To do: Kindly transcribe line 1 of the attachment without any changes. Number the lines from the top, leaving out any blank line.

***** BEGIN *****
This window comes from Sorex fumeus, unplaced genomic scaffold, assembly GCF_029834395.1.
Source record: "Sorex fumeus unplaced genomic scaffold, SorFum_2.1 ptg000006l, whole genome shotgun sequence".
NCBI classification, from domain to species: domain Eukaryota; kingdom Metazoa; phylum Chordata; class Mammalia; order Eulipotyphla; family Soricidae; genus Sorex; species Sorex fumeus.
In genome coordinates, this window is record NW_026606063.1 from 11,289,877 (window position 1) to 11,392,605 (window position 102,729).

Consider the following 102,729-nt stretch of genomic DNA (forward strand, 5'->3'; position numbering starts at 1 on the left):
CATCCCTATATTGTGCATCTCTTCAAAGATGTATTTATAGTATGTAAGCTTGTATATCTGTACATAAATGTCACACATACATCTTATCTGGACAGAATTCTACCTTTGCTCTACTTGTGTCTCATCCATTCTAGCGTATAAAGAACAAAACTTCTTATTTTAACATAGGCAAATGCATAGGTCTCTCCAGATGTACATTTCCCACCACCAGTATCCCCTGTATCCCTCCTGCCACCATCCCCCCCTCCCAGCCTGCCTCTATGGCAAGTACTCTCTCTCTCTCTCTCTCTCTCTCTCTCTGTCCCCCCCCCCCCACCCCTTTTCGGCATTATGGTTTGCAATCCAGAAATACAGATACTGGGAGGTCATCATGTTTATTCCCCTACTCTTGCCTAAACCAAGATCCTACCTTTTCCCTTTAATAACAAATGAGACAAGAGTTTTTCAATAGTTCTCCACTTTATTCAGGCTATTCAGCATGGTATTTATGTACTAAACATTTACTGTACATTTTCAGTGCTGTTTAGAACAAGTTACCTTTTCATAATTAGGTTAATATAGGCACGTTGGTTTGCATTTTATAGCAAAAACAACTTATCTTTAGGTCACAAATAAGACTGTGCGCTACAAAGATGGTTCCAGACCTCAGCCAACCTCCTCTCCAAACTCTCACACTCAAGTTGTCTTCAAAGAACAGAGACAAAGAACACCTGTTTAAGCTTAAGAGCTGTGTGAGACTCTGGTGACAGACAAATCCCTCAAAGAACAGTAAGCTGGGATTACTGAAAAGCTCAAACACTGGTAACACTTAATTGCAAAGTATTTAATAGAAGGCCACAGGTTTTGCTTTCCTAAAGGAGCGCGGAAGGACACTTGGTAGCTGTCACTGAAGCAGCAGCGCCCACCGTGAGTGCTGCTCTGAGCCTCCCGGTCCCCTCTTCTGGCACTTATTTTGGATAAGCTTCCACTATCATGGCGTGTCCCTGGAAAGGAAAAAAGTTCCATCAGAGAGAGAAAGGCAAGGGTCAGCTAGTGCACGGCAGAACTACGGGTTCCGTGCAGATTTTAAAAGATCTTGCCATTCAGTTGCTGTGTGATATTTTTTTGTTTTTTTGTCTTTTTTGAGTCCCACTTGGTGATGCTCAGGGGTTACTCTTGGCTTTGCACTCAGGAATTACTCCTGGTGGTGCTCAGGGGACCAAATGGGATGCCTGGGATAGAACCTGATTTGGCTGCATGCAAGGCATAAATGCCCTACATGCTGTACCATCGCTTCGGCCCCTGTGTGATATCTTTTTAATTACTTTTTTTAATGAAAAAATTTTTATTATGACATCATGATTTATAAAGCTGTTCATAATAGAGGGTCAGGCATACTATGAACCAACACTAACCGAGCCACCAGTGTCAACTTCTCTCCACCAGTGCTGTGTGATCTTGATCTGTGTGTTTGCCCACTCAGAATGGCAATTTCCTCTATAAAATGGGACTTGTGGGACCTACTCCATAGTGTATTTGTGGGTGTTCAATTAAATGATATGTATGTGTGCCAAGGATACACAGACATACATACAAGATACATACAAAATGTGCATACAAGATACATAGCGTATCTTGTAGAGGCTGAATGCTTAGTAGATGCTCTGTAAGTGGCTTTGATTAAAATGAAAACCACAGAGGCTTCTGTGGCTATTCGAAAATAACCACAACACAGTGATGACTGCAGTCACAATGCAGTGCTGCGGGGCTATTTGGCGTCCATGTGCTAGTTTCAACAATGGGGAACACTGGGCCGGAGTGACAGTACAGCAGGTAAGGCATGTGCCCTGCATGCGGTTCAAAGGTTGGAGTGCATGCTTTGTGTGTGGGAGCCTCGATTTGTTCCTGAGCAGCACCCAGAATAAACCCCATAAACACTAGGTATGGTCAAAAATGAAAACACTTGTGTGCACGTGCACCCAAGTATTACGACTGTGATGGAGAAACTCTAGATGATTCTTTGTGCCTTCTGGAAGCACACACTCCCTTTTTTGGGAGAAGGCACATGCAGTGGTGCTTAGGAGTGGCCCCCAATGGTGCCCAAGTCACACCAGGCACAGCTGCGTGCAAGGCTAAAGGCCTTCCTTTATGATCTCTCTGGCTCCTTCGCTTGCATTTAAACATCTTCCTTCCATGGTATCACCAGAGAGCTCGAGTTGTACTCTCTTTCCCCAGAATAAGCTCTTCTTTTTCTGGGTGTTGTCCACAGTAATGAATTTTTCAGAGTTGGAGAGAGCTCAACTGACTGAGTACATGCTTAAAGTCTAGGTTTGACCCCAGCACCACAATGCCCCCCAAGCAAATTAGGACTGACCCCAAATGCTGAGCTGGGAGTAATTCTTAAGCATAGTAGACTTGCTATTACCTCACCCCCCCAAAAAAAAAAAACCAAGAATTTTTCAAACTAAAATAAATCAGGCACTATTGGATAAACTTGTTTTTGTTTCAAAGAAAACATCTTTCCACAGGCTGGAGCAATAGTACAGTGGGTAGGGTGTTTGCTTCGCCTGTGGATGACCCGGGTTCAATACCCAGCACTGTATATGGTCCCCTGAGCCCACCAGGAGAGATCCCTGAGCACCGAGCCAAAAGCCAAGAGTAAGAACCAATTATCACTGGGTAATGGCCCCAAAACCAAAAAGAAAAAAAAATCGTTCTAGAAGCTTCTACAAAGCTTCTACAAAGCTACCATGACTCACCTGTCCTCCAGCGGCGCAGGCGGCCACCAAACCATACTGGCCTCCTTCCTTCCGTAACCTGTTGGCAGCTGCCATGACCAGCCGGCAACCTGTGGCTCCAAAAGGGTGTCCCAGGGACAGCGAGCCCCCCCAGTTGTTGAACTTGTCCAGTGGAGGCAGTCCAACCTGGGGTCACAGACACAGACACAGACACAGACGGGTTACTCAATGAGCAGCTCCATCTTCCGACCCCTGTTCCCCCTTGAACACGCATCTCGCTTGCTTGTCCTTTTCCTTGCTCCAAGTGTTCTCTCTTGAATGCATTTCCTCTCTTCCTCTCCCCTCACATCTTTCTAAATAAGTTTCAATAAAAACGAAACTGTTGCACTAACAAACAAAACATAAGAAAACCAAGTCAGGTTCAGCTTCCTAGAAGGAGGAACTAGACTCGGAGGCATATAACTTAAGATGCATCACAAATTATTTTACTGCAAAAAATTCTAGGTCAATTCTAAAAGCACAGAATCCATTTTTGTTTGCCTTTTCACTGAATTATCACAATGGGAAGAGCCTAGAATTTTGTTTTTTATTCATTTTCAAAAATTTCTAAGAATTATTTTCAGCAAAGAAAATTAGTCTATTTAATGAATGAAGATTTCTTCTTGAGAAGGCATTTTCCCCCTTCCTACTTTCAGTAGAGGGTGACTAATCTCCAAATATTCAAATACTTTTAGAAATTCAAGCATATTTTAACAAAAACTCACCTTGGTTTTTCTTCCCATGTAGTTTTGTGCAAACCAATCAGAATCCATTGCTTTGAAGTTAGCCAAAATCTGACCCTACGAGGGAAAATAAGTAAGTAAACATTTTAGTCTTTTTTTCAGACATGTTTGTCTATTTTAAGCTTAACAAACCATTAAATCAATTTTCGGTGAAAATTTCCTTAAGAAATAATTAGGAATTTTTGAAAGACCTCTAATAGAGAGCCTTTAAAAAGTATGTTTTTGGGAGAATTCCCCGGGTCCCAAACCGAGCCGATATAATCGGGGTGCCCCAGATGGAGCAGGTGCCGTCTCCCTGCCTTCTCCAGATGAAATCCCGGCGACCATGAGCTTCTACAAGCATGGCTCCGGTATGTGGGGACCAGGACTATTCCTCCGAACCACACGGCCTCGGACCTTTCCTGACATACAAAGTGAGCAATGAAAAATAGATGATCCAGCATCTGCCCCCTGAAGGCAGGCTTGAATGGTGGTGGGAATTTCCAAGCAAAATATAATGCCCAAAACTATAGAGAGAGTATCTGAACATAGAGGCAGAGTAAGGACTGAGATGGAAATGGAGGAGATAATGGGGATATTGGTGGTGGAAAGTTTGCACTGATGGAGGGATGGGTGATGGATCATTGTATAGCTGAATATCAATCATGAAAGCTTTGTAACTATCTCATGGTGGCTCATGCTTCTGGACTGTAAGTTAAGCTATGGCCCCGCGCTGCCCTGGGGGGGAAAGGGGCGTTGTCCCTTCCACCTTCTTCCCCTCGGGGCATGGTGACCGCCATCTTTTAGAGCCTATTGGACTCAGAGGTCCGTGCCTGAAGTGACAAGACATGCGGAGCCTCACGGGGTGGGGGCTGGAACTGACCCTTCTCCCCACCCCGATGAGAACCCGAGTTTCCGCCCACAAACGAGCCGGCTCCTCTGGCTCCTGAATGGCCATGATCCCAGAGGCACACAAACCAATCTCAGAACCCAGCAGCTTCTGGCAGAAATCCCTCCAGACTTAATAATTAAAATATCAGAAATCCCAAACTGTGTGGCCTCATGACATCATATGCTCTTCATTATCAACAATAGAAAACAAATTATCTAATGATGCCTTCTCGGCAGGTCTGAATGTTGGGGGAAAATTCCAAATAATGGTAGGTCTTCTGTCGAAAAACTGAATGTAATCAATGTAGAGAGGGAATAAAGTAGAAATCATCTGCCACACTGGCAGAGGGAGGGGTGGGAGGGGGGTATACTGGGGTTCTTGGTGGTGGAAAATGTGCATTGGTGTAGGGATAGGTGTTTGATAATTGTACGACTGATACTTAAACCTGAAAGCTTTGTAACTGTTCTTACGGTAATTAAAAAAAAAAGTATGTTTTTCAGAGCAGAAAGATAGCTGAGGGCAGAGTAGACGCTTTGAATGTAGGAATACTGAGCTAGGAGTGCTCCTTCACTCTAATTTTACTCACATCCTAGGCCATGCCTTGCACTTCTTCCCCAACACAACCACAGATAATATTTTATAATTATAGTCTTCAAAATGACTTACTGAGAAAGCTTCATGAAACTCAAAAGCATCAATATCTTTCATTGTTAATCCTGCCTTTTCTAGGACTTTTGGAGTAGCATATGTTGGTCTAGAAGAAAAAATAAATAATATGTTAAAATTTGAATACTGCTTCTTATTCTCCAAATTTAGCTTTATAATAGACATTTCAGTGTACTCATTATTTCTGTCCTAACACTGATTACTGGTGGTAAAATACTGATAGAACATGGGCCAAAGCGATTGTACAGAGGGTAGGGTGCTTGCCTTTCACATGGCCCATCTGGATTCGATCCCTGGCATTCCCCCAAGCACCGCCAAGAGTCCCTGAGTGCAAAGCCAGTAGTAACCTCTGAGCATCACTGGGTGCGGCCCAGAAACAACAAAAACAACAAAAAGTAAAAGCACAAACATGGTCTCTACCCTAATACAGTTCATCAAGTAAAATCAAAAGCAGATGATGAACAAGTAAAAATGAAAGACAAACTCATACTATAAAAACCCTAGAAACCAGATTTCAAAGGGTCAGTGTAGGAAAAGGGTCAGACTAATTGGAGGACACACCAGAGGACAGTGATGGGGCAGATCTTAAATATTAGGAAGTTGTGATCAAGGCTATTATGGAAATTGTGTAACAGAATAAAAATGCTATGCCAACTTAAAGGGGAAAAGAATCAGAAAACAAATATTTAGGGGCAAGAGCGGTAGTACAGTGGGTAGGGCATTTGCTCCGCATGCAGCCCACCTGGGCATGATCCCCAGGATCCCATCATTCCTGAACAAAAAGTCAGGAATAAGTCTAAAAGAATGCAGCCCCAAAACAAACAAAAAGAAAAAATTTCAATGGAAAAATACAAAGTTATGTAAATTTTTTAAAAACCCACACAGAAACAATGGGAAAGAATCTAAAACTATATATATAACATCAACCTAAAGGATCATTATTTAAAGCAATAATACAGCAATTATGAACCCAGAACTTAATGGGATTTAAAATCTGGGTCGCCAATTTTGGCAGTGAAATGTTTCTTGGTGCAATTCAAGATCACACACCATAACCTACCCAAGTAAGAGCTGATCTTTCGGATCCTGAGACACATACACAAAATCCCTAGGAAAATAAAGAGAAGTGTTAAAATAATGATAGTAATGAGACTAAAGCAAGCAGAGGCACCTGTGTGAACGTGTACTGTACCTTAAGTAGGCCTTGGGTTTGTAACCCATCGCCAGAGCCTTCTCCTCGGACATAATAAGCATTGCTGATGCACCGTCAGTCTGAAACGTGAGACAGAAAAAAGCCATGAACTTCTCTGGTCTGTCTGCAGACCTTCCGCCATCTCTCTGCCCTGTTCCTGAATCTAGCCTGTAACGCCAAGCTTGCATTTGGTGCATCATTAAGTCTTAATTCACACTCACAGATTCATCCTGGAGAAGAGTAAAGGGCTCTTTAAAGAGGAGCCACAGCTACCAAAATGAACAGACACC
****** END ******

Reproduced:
This window comes from Sorex fumeus, unplaced genomic scaffold, assembly GCF_029834395.1.